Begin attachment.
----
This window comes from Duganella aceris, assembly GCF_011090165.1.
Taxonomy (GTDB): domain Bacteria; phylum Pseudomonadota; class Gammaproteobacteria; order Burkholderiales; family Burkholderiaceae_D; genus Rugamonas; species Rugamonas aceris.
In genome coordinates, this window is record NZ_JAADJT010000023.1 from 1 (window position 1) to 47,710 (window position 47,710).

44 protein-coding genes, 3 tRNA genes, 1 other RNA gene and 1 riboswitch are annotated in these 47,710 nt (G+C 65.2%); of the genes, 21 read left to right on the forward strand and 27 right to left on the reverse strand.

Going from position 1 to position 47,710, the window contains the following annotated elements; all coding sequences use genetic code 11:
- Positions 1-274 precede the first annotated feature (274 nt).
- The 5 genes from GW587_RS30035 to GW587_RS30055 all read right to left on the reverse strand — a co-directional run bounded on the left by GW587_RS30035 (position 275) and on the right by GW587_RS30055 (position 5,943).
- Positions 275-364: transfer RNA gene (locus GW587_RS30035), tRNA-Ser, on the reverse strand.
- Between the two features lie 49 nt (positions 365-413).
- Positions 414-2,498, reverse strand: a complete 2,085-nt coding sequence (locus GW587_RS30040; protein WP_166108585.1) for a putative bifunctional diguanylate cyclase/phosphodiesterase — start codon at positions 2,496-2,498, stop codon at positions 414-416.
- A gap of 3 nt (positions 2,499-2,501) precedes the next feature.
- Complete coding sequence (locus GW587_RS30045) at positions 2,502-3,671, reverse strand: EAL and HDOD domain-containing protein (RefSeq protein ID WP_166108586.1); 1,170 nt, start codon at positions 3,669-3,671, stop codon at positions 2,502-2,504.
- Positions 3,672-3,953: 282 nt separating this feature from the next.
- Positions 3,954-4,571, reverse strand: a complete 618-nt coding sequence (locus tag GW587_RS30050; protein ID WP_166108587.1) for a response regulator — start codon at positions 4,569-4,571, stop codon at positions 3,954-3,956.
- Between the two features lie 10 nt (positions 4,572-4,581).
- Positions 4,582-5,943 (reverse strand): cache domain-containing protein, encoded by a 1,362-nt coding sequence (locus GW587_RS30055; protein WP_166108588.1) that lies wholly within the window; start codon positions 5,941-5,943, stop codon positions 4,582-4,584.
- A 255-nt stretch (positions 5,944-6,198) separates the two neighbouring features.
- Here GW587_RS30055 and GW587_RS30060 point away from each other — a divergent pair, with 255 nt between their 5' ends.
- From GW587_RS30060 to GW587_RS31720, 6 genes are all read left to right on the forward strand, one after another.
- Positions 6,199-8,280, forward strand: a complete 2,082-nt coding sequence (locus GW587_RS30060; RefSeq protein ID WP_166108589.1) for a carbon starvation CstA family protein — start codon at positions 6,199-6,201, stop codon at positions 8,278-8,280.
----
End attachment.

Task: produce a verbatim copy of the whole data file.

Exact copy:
This window comes from Duganella aceris, assembly GCF_011090165.1.
Taxonomy (GTDB): domain Bacteria; phylum Pseudomonadota; class Gammaproteobacteria; order Burkholderiales; family Burkholderiaceae_D; genus Rugamonas; species Rugamonas aceris.
In genome coordinates, this window is record NZ_JAADJT010000023.1 from 1 (window position 1) to 47,710 (window position 47,710).

44 protein-coding genes, 3 tRNA genes, 1 other RNA gene and 1 riboswitch are annotated in these 47,710 nt (G+C 65.2%); of the genes, 21 read left to right on the forward strand and 27 right to left on the reverse strand.

Going from position 1 to position 47,710, the window contains the following annotated elements; all coding sequences use genetic code 11:
- Positions 1-274 precede the first annotated feature (274 nt).
- The 5 genes from GW587_RS30035 to GW587_RS30055 all read right to left on the reverse strand — a co-directional run bounded on the left by GW587_RS30035 (position 275) and on the right by GW587_RS30055 (position 5,943).
- Positions 275-364: transfer RNA gene (locus GW587_RS30035), tRNA-Ser, on the reverse strand.
- Between the two features lie 49 nt (positions 365-413).
- Positions 414-2,498, reverse strand: a complete 2,085-nt coding sequence (locus GW587_RS30040; protein WP_166108585.1) for a putative bifunctional diguanylate cyclase/phosphodiesterase — start codon at positions 2,496-2,498, stop codon at positions 414-416.
- A gap of 3 nt (positions 2,499-2,501) precedes the next feature.
- Complete coding sequence (locus GW587_RS30045) at positions 2,502-3,671, reverse strand: EAL and HDOD domain-containing protein (RefSeq protein ID WP_166108586.1); 1,170 nt, start codon at positions 3,669-3,671, stop codon at positions 2,502-2,504.
- Positions 3,672-3,953: 282 nt separating this feature from the next.
- Positions 3,954-4,571, reverse strand: a complete 618-nt coding sequence (locus tag GW587_RS30050; protein ID WP_166108587.1) for a response regulator — start codon at positions 4,569-4,571, stop codon at positions 3,954-3,956.
- Between the two features lie 10 nt (positions 4,572-4,581).
- Positions 4,582-5,943 (reverse strand): cache domain-containing protein, encoded by a 1,362-nt coding sequence (locus GW587_RS30055; protein WP_166108588.1) that lies wholly within the window; start codon positions 5,941-5,943, stop codon positions 4,582-4,584.
- A 255-nt stretch (positions 5,944-6,198) separates the two neighbouring features.
- Here GW587_RS30055 and GW587_RS30060 point away from each other — a divergent pair, with 255 nt between their 5' ends.
- From GW587_RS30060 to GW587_RS31720, 6 genes are all read left to right on the forward strand, one after another.
- Positions 6,199-8,280, forward strand: a complete 2,082-nt coding sequence (locus GW587_RS30060; RefSeq protein ID WP_166108589.1) for a carbon starvation CstA family protein — start codon at positions 6,199-6,201, stop codon at positions 8,278-8,280.